· The BJMP directed its personnel at the Marawi City Jail and other affected areas to evacuate.

· By evening of 23 May 2017, at least three (3) bridges in Lanao del Sur, namely, Lilod, Bangulo, and Sauiaran, fell under the control of these groups. They threatened to bomb the bridges to pre-empt military reinforcement.

· As of 2222H, persons connected with the Maute Group had occupied several areas in Marawi City, including Naga Street, Bangolo Street, Mapandi, and Camp Keithly, as well as the following barangays: Basak Malutlot, Mapandi, Saduc, Lilod Maday, Bangon, Saber, Bubong, Marantao, Caloocan, Banggolo, Barionaga, and Abubakar.

· These lawless armed groups had likewise set up road blockades and checkpoints at the Iligan City-Marawi City junction.

· Later in the evening, the Maute Group burned Dansalan College Foundation, Cathedral of Maria Auxiliadora, the nun’s quarters in the church, and the Shia Masjid Moncado Colony. Hostages were taken from the church.

· About five (5) faculty members of Dansalan College Foundation had been reportedly killed by the lawless groups.

· Other educational institutions were also burned, namely, Senator Ninoy Aquino College Foundation and the Marawi Central Elementary Pilot School.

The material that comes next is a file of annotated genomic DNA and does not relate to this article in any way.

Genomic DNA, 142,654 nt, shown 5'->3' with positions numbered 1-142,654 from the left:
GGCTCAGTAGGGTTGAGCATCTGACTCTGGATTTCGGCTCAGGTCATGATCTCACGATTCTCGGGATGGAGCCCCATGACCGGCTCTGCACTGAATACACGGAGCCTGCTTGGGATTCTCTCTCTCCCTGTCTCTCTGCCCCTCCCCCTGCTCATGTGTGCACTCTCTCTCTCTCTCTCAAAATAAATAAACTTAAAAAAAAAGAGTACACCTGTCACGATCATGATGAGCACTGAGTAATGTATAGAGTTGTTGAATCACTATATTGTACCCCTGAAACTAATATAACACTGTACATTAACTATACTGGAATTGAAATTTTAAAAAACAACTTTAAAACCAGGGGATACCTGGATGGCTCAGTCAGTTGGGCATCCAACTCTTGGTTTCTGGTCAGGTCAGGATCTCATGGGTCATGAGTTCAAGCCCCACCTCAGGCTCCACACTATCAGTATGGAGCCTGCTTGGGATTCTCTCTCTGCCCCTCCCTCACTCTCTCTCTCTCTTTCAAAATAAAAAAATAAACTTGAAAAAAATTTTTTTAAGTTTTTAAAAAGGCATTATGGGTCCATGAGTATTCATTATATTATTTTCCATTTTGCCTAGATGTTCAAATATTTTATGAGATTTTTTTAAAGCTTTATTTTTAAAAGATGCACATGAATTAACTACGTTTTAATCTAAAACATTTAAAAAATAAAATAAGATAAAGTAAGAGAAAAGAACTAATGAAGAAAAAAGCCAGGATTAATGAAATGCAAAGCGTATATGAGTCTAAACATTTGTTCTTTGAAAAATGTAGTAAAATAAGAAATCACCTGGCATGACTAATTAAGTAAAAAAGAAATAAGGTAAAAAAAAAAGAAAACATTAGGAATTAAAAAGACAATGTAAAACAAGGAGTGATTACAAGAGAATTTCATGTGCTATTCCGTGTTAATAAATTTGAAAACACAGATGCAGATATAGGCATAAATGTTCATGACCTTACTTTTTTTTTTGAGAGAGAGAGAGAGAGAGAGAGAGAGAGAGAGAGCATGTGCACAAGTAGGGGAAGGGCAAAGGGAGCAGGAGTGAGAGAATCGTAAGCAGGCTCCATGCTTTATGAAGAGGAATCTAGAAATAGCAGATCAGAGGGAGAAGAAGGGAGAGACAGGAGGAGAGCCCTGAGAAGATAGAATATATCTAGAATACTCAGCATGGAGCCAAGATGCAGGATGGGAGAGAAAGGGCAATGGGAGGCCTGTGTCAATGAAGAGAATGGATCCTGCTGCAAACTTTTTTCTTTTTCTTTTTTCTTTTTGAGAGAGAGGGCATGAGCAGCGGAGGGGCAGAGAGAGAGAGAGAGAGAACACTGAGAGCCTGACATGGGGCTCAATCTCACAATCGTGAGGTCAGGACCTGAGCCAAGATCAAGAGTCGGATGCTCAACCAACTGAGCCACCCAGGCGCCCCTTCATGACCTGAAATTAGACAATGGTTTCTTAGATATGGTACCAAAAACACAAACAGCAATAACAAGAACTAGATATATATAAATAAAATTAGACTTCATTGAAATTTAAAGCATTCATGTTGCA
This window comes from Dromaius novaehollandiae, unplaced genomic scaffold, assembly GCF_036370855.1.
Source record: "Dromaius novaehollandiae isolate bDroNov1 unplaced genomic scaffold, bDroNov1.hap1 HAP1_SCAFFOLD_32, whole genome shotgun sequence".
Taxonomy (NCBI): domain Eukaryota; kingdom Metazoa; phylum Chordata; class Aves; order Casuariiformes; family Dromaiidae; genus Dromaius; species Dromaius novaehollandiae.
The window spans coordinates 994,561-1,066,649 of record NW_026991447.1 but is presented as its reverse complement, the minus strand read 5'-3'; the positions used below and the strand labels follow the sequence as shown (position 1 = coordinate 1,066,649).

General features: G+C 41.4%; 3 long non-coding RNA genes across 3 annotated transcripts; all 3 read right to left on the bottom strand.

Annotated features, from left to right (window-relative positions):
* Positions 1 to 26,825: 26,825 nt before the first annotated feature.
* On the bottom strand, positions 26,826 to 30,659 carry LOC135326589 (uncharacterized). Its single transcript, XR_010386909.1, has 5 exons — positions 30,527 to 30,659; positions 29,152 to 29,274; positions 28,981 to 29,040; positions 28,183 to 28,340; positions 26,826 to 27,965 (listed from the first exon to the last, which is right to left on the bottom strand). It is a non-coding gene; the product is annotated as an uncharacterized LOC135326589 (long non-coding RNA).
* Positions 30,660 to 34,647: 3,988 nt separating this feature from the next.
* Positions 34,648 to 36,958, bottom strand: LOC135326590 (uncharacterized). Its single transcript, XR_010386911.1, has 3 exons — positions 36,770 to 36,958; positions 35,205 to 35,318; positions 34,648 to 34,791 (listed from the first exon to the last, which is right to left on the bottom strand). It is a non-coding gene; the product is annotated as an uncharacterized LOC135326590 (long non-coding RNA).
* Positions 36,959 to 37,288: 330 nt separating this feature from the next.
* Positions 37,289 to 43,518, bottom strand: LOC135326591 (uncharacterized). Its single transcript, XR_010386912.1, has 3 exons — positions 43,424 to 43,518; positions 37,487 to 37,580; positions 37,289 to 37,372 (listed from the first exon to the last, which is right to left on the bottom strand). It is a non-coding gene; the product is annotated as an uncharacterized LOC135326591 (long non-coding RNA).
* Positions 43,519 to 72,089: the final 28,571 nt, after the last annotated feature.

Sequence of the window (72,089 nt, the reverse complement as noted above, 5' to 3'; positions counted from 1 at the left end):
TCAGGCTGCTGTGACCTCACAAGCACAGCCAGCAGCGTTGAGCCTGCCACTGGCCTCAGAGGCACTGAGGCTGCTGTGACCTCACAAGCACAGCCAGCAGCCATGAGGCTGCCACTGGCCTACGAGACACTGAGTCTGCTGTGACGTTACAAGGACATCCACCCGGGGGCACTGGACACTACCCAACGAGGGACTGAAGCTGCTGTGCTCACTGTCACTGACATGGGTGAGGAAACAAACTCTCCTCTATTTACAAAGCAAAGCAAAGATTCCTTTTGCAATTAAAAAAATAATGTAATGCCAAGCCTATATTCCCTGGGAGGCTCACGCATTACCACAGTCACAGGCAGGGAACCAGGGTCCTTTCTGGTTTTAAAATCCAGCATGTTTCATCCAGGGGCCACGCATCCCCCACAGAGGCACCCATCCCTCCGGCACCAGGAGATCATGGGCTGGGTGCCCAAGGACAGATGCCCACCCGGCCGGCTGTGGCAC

· The Maute Group also attacked Amai Pakpak Hospital and hoisted the DAESH flag there, among other several locations. As of 0600H of 24 May 2017, members of the Maute Group were seen guarding the entry gates of Amai Pakpak Hospital. They held hostage the employees of the Hospital and took over the PhilHealth office located thereat.

· The groups likewise laid siege to another hospital, Filipino-Libyan Friendship Hospital, which they later set ablaze.

· Lawless armed groups likewise ransacked the Landbank of the Philippines and commandeered one of its armored vehicles.

· Latest information indicates that about seventy-five percent (75%) of Marawi City has been infiltrated by lawless armed groups composed of members of the Maute Group and the ASG. As of the time of this Report, eleven (11) members of the Armed Forces and the Philippine National Police have been killed in action, while thirty-five (35) others have been seriously wounded.

· There are reports that these lawless armed groups are searching for Christian communities in Marawi City to execute Christians. They are also preventing Maranaos from leaving their homes and forcing young male Muslims to join their groups.

· Based on various verified intelligence reports from the AFP and the PNP, there exists a strategic mass action of lawless armed groups in Marawi City, seizing public and private facilities, perpetrating killings of government personnel, and committing armed uprising against and open defiance of the government.3

The unfolding of these events, as well as the classified reports he received, led the President to conclude that —

These activities constitute not simply a display of force, but a clear attempt to establish the groups’ seat of power in Marawi City for their planned establishment of a DAESH wilayat or province covering the entire Mindanao.